Where Must the Miami Dolphins Defense Improve in 2013?

Erik Frenz@ErikFrenzSenior Writer IJune 6, 2013

DAVIE, FL - MAY 3:  Head coach Joe Philbin of the Miami Dolphins talks to the media following the rookie camp on May 3, 2013 at the Miami Dolphins training facility in Davie, Florida.  (Photo by Joel Auerbach/Getty Images)
Joel Auerbach/Getty Images

Plenty of statistics can measure a defense, and the Miami Dolphins defense was seventh-best in the league in the most important metric in football: points.

While the end result is desirable in that regard, head coach Joe Philbin wasn't necessarily happy with how they got there last year. He looked at two different statistics where the Dolphins need to improve.  

Philbin said, "Overall, defensively when we started the offseason plan we looked at a couple of different things that we wanted to do, primarily everything has been about limiting explosive pass plays and creating more takeaways.

"That was the overall theme of how we were going to improve our defensive football team, those were the two things that we did not do well enough to be a consistently winning football team on defense."

Looking back at the numbers, he's 100 percent right.

The Dolphins defense allowed 60 pass plays of 20 yards or more, the fourth-highest total in the league last season. It also generated just 16 total turnovers (fifth-fewest) and 10 interceptions (sixth-fewest) in 2012. 

Thus, while it's easy to justify the 2012 defense if we look at the points allowed, there are obvious moves the Dolphins can make to raise the ceiling for potential on defense.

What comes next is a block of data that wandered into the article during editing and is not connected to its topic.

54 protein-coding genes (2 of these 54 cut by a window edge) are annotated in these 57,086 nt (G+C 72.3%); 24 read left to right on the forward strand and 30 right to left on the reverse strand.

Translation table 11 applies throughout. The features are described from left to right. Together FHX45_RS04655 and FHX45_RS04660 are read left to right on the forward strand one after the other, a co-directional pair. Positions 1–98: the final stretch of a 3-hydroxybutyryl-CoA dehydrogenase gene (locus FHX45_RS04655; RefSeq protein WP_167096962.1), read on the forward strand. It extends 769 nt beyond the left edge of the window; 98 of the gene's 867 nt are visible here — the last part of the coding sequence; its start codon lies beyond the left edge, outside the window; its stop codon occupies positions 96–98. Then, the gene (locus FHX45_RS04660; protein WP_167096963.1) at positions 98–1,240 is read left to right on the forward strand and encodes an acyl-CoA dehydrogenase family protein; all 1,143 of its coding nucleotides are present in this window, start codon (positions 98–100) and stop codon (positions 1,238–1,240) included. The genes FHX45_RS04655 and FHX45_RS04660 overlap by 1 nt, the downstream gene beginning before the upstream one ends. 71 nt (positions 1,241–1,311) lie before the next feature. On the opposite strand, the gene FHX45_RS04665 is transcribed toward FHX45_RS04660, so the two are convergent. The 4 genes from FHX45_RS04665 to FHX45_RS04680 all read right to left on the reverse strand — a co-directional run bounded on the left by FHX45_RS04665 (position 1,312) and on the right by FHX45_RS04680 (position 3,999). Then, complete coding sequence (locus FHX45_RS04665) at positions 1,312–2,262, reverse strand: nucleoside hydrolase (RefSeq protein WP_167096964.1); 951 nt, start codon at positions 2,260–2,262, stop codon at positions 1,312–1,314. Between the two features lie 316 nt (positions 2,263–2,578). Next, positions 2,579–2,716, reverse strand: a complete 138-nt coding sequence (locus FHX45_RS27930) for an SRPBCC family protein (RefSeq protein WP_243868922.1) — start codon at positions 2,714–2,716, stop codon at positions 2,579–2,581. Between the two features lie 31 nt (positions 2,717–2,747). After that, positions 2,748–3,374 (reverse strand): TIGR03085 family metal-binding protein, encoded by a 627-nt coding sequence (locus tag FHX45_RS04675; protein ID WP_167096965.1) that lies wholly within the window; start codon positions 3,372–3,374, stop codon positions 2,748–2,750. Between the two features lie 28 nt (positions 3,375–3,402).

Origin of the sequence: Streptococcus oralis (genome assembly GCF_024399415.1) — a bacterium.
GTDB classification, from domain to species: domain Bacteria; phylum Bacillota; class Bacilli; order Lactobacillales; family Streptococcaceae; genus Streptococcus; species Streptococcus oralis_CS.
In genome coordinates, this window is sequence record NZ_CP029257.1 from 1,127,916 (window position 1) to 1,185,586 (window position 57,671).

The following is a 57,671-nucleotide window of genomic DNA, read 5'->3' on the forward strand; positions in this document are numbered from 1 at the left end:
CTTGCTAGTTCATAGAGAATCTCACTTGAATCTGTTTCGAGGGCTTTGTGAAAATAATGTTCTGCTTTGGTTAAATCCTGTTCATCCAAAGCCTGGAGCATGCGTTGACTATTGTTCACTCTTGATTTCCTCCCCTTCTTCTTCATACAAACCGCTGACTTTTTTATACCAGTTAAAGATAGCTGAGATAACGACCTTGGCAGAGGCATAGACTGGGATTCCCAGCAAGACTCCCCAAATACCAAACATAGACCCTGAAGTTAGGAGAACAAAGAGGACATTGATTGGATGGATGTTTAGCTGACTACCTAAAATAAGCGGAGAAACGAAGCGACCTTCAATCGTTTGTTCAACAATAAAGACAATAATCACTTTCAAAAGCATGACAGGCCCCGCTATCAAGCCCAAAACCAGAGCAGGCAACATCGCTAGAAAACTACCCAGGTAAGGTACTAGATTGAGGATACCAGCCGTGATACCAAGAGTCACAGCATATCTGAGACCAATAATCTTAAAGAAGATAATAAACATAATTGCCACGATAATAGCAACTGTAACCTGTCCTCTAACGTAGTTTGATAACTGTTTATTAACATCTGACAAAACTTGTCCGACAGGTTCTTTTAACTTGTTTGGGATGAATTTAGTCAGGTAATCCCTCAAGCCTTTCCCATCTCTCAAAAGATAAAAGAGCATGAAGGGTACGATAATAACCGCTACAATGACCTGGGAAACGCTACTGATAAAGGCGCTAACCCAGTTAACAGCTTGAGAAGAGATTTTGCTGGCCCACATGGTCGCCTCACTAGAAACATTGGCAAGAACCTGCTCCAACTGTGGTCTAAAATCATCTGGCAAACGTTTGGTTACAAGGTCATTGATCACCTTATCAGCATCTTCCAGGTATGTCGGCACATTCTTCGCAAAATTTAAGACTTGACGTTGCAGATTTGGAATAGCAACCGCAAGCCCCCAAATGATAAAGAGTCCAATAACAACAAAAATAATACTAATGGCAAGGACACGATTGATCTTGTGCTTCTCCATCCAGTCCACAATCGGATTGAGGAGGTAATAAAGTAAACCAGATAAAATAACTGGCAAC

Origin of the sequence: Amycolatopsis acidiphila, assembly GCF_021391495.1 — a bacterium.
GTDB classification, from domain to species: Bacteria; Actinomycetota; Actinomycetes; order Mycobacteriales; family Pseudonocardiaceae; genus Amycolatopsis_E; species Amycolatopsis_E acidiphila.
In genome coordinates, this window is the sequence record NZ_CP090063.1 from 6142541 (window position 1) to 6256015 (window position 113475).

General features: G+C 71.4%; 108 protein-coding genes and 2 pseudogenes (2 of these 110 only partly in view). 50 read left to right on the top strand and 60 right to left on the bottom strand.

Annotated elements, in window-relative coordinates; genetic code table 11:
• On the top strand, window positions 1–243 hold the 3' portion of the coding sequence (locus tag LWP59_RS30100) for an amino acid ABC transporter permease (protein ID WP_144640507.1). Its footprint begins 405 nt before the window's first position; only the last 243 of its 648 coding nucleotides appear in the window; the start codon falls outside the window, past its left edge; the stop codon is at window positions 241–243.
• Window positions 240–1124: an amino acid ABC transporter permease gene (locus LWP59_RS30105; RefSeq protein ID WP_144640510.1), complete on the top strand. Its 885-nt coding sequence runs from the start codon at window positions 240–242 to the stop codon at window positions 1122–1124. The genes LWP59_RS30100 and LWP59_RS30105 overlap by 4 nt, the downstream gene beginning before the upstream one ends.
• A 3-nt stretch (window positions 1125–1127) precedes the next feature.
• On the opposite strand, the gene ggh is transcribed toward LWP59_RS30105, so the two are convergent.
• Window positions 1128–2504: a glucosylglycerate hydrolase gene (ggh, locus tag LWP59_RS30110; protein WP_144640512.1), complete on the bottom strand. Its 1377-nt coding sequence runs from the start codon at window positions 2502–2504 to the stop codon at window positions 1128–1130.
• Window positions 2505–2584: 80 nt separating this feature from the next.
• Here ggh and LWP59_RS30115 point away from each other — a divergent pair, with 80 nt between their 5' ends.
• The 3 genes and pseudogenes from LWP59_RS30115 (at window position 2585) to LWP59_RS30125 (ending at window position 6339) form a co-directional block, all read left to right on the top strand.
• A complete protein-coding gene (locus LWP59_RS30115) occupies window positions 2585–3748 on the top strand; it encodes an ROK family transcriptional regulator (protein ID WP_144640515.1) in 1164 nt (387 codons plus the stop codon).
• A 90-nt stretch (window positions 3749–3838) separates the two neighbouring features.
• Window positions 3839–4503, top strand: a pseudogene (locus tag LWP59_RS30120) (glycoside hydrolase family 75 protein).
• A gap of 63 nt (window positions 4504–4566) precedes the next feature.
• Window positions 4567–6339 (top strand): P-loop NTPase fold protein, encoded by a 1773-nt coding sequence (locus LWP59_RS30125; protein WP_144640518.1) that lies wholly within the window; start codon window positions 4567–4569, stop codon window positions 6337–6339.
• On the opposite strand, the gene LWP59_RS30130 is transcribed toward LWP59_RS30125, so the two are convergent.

Philbin added, "So we looked at it, position-by-position, ways we felt we could improve, players that might or might not be available to us. So that was really the overriding principal that determined our decisions in the offseason."

The Dolphins had no problem saying goodbye to a few veteran defenders who have been brought in over the past few seasons. They got noticeably smaller at cornerback and at linebacker, but the hope is the increased speed could help them make disruptive plays.

Looking at the stat sheet, though, they might be disappointed.

In fact, in the past two years, the combination of Grimes, Wheeler and Ellerbe has totaled four forced fumbles, one fumble recovered and one interception (with the caveat that Grimes played just 13 games the past two seasons). 

How the changes pan out remains to be seen, and clearly, these players will be judged on more than just their ability to create turnovers. But in indicating that the Dolphins' struggles in those particular areas led the thinking on their offseason moves ultimately means the team's success (or failure) in those areas will be the barometer by which their offseason is measured.

Even with all the change, there is still some consistency on the defense.

Look no further than the defensive line, where the Dolphins return all of their starters—although a few of them may be in different roles this year. That applies to Jared Odrick, who was a defensive end in 2012 but could shift inside in 2013 now that the Dolphins have added Dion Jordan on the edge. Odrick has manned the interior spot next to Paul Soliai with Randy Starks still absent at practice.

The Dolphins are also bringing back safeties Reshad Jones and Chris Clemons to maintain some semblance of stability in the secondary after parting ways with two starting cornerbacks in the past 12 months.

So, while the overhaul on offense has been the focus in Miami, the changes on defense warrant just as much attention and could have just as much of an impact.



Erik Frenz is also a Patriots/AFC East writer for Boston.com. Unless otherwise noted, all stats obtained from Pro Football Focus' premium section, and all quotes obtained firsthand or via team press releases.